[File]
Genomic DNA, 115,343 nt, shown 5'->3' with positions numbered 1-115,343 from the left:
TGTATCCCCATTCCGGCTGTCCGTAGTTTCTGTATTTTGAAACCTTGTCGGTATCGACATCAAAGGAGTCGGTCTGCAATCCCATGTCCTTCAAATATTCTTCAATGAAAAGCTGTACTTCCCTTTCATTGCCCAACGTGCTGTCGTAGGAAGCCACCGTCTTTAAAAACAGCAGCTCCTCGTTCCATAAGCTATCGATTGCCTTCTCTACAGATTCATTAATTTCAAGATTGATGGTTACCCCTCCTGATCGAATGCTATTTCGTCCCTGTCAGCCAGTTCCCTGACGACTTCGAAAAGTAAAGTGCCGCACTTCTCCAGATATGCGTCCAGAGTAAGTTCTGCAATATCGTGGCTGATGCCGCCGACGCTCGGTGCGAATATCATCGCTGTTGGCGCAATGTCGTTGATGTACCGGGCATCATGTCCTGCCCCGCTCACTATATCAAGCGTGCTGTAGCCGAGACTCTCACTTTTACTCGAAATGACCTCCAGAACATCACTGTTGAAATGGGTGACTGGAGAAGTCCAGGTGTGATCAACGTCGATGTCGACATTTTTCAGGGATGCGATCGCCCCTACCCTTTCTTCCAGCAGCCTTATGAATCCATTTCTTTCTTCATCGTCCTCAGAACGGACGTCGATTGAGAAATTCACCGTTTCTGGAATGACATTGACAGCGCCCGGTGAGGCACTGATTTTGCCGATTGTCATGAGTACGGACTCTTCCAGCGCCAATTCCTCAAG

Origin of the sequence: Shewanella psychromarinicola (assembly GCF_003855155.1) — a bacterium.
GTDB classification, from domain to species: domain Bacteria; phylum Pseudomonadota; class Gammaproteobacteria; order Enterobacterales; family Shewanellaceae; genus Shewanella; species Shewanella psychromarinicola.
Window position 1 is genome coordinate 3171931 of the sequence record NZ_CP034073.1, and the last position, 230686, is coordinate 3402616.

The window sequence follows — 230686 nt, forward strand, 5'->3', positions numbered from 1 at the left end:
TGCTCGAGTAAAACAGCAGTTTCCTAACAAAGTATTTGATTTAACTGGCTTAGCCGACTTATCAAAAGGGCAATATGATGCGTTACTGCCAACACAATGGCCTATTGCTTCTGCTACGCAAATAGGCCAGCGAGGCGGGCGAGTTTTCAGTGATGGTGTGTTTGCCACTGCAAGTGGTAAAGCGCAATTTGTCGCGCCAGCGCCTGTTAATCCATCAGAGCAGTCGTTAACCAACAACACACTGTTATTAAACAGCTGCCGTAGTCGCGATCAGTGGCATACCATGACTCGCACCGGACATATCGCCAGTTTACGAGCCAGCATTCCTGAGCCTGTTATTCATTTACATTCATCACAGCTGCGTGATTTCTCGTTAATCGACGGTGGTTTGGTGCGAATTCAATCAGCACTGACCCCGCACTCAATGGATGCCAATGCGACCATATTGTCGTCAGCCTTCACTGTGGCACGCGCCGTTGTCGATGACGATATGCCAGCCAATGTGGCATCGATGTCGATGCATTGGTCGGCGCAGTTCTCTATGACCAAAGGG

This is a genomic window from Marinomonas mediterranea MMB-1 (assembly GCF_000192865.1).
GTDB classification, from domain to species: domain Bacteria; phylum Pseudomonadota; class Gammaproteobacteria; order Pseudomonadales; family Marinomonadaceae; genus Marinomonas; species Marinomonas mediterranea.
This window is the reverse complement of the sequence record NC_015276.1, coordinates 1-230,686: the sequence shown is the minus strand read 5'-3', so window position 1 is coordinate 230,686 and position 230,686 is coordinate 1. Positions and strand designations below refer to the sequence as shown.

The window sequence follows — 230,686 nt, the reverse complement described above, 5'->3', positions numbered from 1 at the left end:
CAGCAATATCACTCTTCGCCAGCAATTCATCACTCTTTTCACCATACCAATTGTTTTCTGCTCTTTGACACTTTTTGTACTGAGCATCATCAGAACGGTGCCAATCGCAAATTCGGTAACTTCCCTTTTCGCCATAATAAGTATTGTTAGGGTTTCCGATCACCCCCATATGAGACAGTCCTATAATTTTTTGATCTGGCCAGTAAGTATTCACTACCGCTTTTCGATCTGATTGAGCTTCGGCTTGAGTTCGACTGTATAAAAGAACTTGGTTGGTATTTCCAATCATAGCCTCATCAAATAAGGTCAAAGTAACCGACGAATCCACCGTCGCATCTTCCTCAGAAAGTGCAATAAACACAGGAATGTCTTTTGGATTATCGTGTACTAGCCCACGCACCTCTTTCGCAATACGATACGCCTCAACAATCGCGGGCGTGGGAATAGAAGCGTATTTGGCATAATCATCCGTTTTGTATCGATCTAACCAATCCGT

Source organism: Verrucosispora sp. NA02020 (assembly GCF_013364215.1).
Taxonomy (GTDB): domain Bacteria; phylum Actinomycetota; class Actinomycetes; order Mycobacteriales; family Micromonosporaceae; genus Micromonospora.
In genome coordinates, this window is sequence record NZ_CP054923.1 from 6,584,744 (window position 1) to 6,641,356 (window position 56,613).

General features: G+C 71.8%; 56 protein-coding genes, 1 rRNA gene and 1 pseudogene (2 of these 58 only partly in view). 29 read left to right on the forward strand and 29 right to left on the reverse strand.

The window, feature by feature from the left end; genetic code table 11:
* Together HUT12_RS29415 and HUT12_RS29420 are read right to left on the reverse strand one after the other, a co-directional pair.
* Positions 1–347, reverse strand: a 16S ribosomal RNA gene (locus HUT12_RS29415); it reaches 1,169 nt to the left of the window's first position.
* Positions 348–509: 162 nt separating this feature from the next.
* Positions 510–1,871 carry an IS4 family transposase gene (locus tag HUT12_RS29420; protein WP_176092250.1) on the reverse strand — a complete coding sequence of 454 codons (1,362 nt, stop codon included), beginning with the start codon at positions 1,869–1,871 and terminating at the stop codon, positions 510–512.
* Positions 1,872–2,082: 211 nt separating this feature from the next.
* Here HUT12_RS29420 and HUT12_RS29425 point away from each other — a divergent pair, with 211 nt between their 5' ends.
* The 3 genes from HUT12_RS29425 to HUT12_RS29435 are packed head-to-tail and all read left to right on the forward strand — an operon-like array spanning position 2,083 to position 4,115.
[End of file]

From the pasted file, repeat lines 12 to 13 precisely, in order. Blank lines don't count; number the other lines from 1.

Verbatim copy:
CAGCAATATCACTCTTCGCCAGCAATTCATCACTCTTTTCACCATACCAATTGTTTTCTGCTCTTTGACACTTTTTGTACTGAGCATCATCAGAACGGTGCCAATCGCAAATTCGGTAACTTCCCTTTTCGCCATAATAAGTATTGTTAGGGTTTCCGATCACCCCCATATGAGACAGTCCTATAATTTTTTGATCTGGCCAGTAAGTATTCACTACCGCTTTTCGATCTGATTGAGCTTCGGCTTGAGTTCGACTGTATAAAAGAACTTGGTTGGTATTTCCAATCATAGCCTCATCAAATAAGGTCAAAGTAACCGACGAATCCACCGTCGCATCTTCCTCAGAAAGTGCAATAAACACAGGAATGTCTTTTGGATTATCGTGTACTAGCCCACGCACCTCTTTCGCAATACGATACGCCTCAACAATCGCGGGCGTGGGAATAGAAGCGTATTTGGCATAATCATCCGTTTTGTATCGATCTAACCAATCCGT

Source organism: Verrucosispora sp. NA02020 (assembly GCF_013364215.1).